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Disablism and ableism

Disablism and ableism are words that are used to describe disability discrimination and prejudice. A bit like sexism and racism are used to describe discrimination against women and different ethnic groups.



Disablism is discrimination or prejudice against disabled people. 

“An organisation has a problem with disablism”.

“A disablist attitude”.


Ableism is discrimination in favour of non-disabled people.

“An organisation has a problem with ableism”.

“An ableist attitude”.

The difference between disablism and ableism

Both terms describe disability discrimination, but the emphasis is different. 

Disablism emphasises discrimination against disabled people.

Ableism emphasises discrimination in favour of non-disabled people.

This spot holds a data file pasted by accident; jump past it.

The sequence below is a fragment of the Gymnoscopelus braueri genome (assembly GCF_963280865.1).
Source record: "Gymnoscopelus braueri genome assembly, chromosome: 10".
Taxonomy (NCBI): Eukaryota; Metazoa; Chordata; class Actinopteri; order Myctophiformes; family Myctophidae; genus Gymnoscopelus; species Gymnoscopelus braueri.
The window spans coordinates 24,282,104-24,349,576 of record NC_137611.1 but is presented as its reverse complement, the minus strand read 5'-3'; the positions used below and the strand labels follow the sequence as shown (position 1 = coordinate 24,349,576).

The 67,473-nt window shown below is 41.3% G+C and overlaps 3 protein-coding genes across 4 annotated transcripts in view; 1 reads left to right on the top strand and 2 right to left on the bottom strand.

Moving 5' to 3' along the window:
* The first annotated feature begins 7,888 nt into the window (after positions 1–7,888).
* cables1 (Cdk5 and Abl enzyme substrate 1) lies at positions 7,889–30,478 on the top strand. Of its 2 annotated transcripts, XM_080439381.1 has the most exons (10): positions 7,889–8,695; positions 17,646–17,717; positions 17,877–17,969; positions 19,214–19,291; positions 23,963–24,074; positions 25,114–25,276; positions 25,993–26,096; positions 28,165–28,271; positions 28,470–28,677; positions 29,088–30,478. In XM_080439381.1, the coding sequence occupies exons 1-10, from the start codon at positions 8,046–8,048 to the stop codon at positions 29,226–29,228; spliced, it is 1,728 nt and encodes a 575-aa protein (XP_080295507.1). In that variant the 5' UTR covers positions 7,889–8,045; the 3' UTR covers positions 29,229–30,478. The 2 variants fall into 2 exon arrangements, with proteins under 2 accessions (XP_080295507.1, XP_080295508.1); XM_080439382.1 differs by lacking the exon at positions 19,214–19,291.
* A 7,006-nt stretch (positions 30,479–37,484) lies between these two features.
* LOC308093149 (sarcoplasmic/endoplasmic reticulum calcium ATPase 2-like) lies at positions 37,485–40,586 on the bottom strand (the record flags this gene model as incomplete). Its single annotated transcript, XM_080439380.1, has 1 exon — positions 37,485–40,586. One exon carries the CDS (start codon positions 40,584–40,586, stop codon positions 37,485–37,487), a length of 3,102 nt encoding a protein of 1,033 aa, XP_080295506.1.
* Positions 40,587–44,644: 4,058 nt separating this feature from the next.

Should I say disablism or ableism?

Different people prefer to use one or other term. Or it might depend on which aspect of discrimination you want to emphasise.

Neither is considered wrong and they can be used interchangeably. 


Discrimination can take many forms. Here are some examples:

  • no ramp to help a wheelchair user get on to a train
  • having steps instead of a ramp to access a shop
  • making assumptions about what a disabled person can or cannot do
  • not making reasonable adjustments at work

Advice and support

Find out what you can do to challenge discrimination in the workplace. 

Discrimination at work.

Or speak to others and share experiences on the Scope community.

Join our online community.

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